I consider myself very fortunate. Every morning I go to work genuinely excited to do my job, despite the fact that the day usually begins with an alarm going off as early as 2 AM.

Since middle school I knew I wanted to be a broadcast meteorologist in Boston. And for nearly 5 years I’ve been doing just that.

I always liked weather—I have plenty of early weather memories, like the April Fools Day blizzard in 1997, or being on Martha’s Vineyard as Hurricane Bertha passed nearby in 1996— but in middle school, a local meteorologist on TV asked viewers to send in snow totals from their town. I obliged, and got a shoutout on air. Hearing “Michael from Hingham” during the weather report was pretty exciting. I continued calling in the reports all winter long, but when there was no snow, I found myself still genuinely interested in observing the weather.

My parents bought me a weather station, and I started keeping a detailed journal of weather conditions. Every day I would call in to the local stations to report the high temperature, any rain, or other interesting notes. Many of the meteorologists would spend a few minutes on the phone with me, which was so kind. It propelled me to take my interest in weather a step further. Why just observe the weather?

With the guidance of Todd Gross, then at 7News, I purchased a book about forecasting the weather using online computer models. I understood about 25% of it, with the complex calculus and physics going over my head. Still, I felt confident enough to launch my own website to forecast the weather for Hingham and the South Shore.

HinghamWeather.com was born in 2005, and I continued updating it daily through college. Thanks to some local newspaper stories, readership was high. Sponsors eventually came along, and I was off and running with my weather career.

All over town I was known as the “kid who wanted to be a meteorologist,” so naturally when it came time to apply to colleges, I only looked at programs with meteorology.

I ended up going to The Pennsylvania State University. I never would’ve guessed that I’d attend a University with 40,000 undergraduates, but there I was, a South Shore kid with no true appreciation for what college football really looked like until my first game in the student section at Beaver Stadium.

Even though I didn’t expect to be there, Penn State turned out to be incredible. Not only did I get to study what I love with world class professors, but I got to start working in the studio within two weeks of arriving on campus. Having years of television experience in college, working on shows that aired on PBS around the state, was invaluable.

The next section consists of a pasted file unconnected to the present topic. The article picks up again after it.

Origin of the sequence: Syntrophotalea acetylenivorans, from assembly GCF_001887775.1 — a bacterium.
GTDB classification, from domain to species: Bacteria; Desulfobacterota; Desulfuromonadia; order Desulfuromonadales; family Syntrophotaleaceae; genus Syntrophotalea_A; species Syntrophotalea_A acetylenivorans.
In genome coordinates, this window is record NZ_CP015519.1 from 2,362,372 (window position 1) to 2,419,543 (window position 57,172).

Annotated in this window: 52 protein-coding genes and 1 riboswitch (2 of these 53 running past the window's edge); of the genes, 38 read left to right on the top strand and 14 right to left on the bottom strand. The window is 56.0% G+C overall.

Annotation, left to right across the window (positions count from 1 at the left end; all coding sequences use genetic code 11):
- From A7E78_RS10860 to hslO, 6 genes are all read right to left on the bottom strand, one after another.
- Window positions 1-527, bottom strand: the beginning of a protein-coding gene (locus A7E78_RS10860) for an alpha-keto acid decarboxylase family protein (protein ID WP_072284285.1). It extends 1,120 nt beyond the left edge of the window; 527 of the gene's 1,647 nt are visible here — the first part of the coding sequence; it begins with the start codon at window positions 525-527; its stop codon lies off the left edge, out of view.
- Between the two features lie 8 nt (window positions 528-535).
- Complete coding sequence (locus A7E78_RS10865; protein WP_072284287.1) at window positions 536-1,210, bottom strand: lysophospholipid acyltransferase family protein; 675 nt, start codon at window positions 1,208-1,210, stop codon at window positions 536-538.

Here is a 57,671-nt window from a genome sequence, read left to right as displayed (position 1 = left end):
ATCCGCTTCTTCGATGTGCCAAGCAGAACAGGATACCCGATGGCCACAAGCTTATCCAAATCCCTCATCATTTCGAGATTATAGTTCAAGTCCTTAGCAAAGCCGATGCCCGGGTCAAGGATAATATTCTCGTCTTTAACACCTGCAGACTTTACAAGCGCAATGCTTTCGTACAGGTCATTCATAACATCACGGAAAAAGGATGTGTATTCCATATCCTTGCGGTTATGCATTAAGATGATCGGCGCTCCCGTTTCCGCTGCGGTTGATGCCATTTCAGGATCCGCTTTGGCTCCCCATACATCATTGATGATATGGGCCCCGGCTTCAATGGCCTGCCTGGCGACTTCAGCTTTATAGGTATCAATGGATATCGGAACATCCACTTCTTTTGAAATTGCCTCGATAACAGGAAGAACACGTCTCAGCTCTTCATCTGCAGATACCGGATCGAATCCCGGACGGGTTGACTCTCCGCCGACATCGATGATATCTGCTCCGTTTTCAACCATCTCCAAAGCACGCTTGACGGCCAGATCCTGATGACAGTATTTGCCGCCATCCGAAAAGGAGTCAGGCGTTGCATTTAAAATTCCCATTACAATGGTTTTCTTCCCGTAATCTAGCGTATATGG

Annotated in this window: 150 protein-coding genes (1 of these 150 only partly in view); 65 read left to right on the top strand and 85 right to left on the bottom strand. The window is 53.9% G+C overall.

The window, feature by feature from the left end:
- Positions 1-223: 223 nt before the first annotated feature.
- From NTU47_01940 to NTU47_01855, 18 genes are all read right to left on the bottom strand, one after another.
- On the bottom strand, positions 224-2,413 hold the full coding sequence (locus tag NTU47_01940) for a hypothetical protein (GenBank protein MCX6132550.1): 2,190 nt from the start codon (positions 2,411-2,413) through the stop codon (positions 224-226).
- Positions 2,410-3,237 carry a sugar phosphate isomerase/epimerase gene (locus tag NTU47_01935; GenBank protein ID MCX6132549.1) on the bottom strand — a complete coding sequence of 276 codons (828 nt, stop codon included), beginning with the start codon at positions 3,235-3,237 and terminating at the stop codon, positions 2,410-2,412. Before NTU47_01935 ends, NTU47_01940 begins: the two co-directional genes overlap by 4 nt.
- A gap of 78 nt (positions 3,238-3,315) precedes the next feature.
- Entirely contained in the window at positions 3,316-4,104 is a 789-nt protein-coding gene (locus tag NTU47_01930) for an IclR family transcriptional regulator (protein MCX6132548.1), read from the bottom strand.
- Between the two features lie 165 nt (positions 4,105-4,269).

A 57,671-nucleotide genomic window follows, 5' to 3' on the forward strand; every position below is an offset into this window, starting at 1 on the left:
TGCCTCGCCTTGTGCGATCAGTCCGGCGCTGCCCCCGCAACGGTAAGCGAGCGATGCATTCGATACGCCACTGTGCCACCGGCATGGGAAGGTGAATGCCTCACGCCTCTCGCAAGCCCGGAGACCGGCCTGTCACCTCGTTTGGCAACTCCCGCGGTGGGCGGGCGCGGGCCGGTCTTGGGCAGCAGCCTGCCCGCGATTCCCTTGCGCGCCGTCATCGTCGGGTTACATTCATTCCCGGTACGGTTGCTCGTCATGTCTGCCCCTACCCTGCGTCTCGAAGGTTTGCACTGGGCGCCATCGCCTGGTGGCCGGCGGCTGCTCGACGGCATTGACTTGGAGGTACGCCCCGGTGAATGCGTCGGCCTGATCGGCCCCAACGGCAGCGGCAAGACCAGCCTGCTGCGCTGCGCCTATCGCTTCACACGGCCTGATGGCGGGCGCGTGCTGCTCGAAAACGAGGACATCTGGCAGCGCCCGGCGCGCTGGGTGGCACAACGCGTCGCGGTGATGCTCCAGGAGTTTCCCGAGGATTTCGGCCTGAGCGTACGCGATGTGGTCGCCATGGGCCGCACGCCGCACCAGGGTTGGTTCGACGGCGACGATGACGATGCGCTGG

It was also during college that I interned at WCVB NewsCenter 5. Harvey Leonard was one of the meteorologists who I regularly spoke to while calling in reports in high school. When I asked if he’d allow me to intern under him, he welcomed me with open arms. Working so closely with one of the most highly respected meteorologists in Boston for two years was fantastic.

After college it was time to apply to highly competitive television jobs. I wanted to be close to home, family, and the places I love in New England. Even though I interviewed with stations as far away as Oregon and Nebraska, I fortunately landed my first job at FOX44 and ABC22 in Burlington, Vermont.

I could not have asked for a better place to start my career. Vermont is gorgeous, I was covering New England weather and environmental stories, and I worked with young people like me. We had a lot of fun.

After two years in Vermont, I was ready to really come home. Getting a job in Boston is not easy, but the timing worked out just right. New England Cable News, the 24-hour cable network broadcasting to all six New England states, was in need of a meteorologist. From my time as a weather spotter in high school, many of the meteorologists and a few managers, knew who I was. It helped me get in the door, and prove to them that I was ready.

The first week I started, I literally thought to myself: “Okay, even if I work there for a week, and then I get fired, I can say I’ve accomplished my goal.”

Fast forward almost 5 years, and here I am. Still working at NECN, and now NBC10 Boston, which we launched in the same building in 2017.

Every day I go to work excited, even on the morning shift requiring those very early wake-ups. I’m so thankful that I get to do this job that I love in a place that I love, surrounded by friends and family.

There is no way I would be here, especially at this fairly early stage of my career, without the help of so many mentors along the way. It’s something I keep in mind, whenever a student sends me a note, expressing interest in becoming a meteorologist. I do everything I can to help them, because so many meteorologists helped me.

Television is a fast moving business, and there are few guarantees, so who knows what’s ahead. But either way, how lucky am I that my childhood goal came to fruition just as I hoped it would. – Michael Page, Meteorologist (NECN)